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Situational leadership and contingency theory

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1 Situational leadership and contingency theory
MBA syndicate 8 11 October 2014

2 Introduction to Situational Theory
Agenda Definition SL Model Contingency Theory Comparison Limitations Introduction to Situational Theory A closer look at Hersey and Blanchard’s Situational Leadership Model

3 Situational Leadership Defined
Situational Leadership suggests that a leader’s success relies on his or her ability to adapt their leadership style to suite their follower’s levels of maturity. Thus it implies that there is no single optimal leadership style. The follower’s level of maturity is determined by his or her willingness and ability to do the job. The SL model identifies leadership styles that may be used to match follower’s varying levels of maturity. These leadership styles are: Telling, Selling, Participating and Delegating - Hersey & Blanchard

4 Hersey and Blanchard’s SL model
Then it became

5 Contingency Theory Defined
Fielder’s Contingency Theory recognises that successful leadership depends on the situation. He believed that both task-orientated and relationship-orientated leaders can be effective if placed in the correct situation. Also, according to him, leadership traits or orientations are personal traits and are not adaptable. - Fred Fiedler

Comparisons SIMILARITIES DIFFERENCES Both centred on the assumption that effectiveness of leadership is determined by internal and external factors of the organisation. A successful leader in a certain organisational environment might tend to fail if the environment changes. When it comes to leadership, there is no “one size fits all” as leadership styles are also dependent on the situation at hand. Situational leadership is regarded as flexible and this allows the leader to change and adjust their leadership style based on the changing situations. Therefore, effective and successful leaders are those that can change their leadership approach and style in order to fit the situation. On the other hand, contingency theories tend to take a broader approach, which includes “situational factors about leader skills and capability and other variables within the given situation”.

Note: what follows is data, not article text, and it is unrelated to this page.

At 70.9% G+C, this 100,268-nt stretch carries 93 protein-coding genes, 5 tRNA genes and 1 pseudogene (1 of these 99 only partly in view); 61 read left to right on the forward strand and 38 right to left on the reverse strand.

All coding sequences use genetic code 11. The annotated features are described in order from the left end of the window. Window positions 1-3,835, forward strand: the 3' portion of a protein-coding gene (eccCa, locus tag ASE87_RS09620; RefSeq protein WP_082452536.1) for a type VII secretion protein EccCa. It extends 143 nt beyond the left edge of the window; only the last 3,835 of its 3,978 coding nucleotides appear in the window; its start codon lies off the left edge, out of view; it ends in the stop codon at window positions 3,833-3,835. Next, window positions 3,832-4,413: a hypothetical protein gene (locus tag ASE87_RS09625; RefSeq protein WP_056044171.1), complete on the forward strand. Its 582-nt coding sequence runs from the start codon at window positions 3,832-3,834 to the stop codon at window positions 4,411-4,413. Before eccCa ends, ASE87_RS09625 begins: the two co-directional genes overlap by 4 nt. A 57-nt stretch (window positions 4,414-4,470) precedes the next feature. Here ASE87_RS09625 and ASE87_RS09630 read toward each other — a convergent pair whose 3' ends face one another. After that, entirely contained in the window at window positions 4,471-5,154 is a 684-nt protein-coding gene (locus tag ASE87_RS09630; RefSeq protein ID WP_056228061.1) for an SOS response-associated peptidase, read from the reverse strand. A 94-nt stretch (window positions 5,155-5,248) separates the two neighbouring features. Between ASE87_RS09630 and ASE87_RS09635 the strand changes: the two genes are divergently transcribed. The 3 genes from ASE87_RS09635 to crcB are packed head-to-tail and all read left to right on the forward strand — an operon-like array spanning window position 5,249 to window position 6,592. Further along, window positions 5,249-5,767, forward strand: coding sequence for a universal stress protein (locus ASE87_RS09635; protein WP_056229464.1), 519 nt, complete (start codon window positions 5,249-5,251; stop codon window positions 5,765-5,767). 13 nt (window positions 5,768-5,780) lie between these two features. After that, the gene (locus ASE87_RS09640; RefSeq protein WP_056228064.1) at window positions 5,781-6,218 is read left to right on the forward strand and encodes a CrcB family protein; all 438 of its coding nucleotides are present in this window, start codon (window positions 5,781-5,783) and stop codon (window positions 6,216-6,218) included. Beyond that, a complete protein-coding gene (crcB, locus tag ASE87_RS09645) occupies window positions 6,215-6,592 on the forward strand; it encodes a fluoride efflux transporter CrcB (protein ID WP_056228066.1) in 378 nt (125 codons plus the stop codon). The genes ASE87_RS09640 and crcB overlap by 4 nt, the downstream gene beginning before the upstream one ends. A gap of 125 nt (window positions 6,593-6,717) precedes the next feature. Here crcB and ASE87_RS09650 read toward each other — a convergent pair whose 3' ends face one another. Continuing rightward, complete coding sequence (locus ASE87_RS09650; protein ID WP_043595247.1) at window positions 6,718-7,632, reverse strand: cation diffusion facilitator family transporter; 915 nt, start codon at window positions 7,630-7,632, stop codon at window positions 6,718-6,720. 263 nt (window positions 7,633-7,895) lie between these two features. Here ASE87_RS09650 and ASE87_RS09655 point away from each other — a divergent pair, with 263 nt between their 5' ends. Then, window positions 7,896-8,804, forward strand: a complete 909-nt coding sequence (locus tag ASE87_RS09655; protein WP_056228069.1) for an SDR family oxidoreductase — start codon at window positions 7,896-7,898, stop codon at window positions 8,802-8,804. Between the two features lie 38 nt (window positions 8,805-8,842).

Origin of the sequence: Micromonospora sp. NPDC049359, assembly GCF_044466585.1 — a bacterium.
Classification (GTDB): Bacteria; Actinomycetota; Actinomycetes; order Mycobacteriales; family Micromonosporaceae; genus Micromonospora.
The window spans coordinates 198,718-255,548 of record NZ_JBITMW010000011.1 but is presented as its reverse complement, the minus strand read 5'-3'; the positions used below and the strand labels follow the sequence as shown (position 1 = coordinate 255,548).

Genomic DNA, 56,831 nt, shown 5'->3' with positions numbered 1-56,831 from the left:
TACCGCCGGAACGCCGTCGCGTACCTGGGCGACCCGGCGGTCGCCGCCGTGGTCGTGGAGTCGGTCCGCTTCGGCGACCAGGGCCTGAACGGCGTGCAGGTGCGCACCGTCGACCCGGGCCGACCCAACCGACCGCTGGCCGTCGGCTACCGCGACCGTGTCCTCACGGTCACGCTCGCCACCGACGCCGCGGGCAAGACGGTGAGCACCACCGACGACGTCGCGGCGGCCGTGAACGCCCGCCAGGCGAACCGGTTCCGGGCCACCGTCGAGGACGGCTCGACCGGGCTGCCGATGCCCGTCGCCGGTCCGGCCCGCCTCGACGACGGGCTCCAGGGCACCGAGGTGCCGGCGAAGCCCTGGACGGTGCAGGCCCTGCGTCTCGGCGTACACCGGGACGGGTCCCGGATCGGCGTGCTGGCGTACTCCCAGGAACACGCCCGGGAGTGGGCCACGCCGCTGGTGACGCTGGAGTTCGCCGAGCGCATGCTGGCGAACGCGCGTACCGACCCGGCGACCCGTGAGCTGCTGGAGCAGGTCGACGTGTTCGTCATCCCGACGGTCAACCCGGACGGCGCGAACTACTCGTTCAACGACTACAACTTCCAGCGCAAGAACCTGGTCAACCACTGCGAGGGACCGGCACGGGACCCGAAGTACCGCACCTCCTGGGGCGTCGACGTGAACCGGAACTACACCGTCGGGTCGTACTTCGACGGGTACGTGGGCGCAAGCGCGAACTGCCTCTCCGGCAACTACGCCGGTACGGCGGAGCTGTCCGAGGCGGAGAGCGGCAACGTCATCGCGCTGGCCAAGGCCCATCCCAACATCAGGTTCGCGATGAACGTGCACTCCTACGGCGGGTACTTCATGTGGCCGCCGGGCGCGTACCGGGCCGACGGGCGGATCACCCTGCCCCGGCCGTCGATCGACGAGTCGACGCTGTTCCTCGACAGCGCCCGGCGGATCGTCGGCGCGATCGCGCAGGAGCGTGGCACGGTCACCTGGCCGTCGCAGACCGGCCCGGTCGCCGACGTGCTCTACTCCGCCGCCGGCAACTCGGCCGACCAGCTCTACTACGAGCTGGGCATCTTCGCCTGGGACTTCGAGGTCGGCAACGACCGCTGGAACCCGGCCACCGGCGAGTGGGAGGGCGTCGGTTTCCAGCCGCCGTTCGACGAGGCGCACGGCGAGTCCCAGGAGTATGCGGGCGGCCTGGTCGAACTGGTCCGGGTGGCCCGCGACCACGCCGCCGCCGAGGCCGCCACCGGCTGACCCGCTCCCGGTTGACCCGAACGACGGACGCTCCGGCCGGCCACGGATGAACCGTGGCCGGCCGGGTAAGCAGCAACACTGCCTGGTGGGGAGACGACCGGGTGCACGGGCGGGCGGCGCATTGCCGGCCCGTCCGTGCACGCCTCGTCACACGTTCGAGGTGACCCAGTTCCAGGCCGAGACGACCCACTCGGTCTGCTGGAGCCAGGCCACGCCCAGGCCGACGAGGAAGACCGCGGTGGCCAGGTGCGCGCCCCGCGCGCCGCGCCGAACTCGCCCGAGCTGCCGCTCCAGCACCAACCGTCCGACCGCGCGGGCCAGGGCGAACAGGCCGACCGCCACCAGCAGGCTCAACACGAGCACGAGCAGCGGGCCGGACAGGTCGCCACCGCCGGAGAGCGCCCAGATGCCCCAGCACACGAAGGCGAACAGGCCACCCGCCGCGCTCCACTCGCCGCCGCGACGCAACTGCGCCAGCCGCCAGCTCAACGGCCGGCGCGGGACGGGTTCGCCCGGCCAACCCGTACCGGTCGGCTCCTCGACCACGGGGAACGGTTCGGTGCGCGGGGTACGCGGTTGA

7 Blogs He was too old, it was time for him to go
Could only fulfil one purpose Outgrew his followers Was more of a Transformational Leader His style was more in line with Contingency Theory You cannot be called a leader if you cannot adopt your style to achieve results Proved adaptability throughout his leadership tenure (not just as President of SA)

8 Adaptability is what separates a manager from a leader
Some followers need more attention than others My philosophy therefore is you lead/manage the individual not the team

9 Limitations of SL Model
Some environments (i.e. sales) have other incentives that drives their performance and therefore do not necessarily rely on the manager’s leadership style. The perception of the subordinate of their manager’s leadership style may influence performance. Heterogeneity of the followers could adversely affect the ability of the manager to restrict their ability to the ones defined by the SL Model. This model has received mixed reactions from researchers. Empirically, very few studies have tested its validity. The SL Model is pitched at a manager-subordinate level which, of late, the appetite is waning. A lot of interest in this field seems to be at an organisational level which seems more applicable to the contingency model. The inherent weakness of the model is that it warrants that the leader be competent in practicing all four leadership styles, even though he or she may only the naturally good with just one.


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